Want to go green like Apple, but don't have billions in the bank?

Cooling data centres without landing in hot water

More green, fewer greenbacks

But what if you aren't Google or Apple and don't have few billion dollars to chuck at a state-of-the-art facility? What are your options?

It is possible to power your data centre partly or completely by green power without having to make a massive investment. Hosting provider Memset has, for example, opened a new facility on Dunsfold Park in Surrey – a business park powered entirely by green energy, which gets on average 37 per cent of its power from the sun, delivered via the grid. You could follow Memset and find similar facilities or regional providers.

You could also source green suppliers. Digital Realty, a provider of data centre and co-location facilities, recently launched its Clean Start Programme, a commitment to renewable energy for clients who sign qualified leases with a term of at least 12 months.

“Some companies are looking at onsite power generation – solar panels or fuel cells – but onsite renewables will typically only supply a small percentage of your energy needs,” Digital Reality’s director of sustainability Aaron Brinkley warns.

If you want to keep control of your servers, tackling energy efficiency is a more realistic way to boost your green credentials.

Here, the focus for many is to push down their PUE (Power Usage Effectiveness) a measure developed by not-for-profit organisation the Green Grid of how efficiently a computer data centre uses energy, now widely considered the de facto industry standard for performance measurement.

“It’s by no means a perfect metric but it’s the only one we have,” Peter Hopton, the founder of liquid-cooling specialist Iceotope, tells The Reg.

Got hot servers? Cooling zaps around 40 per cent of the data centre energy requirements, so this seems the obvious place to focus your efforts. “It’s the elephant in the room,” Hopton says. “Koomey’s Law states that computers are becoming twice as energy efficient every 18 months, but cooling is not following suit”.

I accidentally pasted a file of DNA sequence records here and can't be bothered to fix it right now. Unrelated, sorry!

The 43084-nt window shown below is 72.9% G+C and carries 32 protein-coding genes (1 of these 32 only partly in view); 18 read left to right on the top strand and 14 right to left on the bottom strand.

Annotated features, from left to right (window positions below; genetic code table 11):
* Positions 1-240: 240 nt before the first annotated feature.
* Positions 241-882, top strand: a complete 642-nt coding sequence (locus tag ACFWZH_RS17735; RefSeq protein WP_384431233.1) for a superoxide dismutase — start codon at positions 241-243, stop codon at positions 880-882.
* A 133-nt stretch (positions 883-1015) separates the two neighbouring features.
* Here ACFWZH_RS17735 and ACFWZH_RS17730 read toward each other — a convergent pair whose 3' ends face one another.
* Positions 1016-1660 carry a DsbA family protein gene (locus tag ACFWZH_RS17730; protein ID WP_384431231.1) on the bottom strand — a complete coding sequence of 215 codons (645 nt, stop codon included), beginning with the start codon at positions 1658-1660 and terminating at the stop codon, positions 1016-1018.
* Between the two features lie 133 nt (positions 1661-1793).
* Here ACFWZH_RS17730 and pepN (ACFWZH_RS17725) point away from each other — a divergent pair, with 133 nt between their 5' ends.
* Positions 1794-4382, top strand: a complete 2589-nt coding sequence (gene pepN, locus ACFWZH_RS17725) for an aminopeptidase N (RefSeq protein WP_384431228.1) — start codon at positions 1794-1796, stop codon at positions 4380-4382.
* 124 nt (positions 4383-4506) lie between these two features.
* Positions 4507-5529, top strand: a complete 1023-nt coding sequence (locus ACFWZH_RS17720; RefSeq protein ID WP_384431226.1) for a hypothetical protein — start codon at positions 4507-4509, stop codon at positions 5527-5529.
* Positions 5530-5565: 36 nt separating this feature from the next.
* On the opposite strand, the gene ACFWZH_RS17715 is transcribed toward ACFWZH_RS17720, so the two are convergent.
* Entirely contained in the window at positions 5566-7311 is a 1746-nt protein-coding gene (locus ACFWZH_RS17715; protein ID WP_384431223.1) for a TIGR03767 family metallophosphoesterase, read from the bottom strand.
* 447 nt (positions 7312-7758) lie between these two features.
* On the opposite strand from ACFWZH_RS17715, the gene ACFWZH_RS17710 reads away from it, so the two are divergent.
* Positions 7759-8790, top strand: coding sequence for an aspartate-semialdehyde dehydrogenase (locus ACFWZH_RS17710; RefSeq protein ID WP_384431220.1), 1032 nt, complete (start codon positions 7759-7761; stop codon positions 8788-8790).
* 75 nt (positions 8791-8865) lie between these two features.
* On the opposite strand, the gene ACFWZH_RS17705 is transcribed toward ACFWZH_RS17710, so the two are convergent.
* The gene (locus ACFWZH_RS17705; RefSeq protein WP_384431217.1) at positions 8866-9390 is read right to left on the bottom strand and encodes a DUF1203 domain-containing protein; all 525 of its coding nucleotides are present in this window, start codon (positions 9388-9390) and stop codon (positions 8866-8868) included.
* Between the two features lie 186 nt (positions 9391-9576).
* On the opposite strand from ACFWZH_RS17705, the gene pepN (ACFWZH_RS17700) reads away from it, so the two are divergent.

Jack Bedell-Pearce is managing director of 4D-DC, a Tier-3 data centre in Byfleet, Surrey, with 280 racks installed on its 8,000 sq ft data floor. He believes 4D-DC’s aim to be the greenest data centre in the UK has touched a nerve with customers and employees alike. “It’s a point of differentiation and it also makes our staff feel really good about working here,” he says.

Improving the efficiency of air conditioning alone – specifically upgrading to an evaporative cooling system — boosted the amount of power dedicated to the technical load from 540kW to 800kW. “The technology around evaporative cooling is very simple but control systems are quite a bit more complicated than traditional systems,” Bedell-Pearce warns.

However, radical cooling is not without its complications. 4D-DC's upgrade means Bedell-Pearce had to invest in an Uninterruptable Water Supply for resilience, essentially several 10,000 litre tanks of water that top themselves up and allow enough water for two to three days in the event of a mains water loss.

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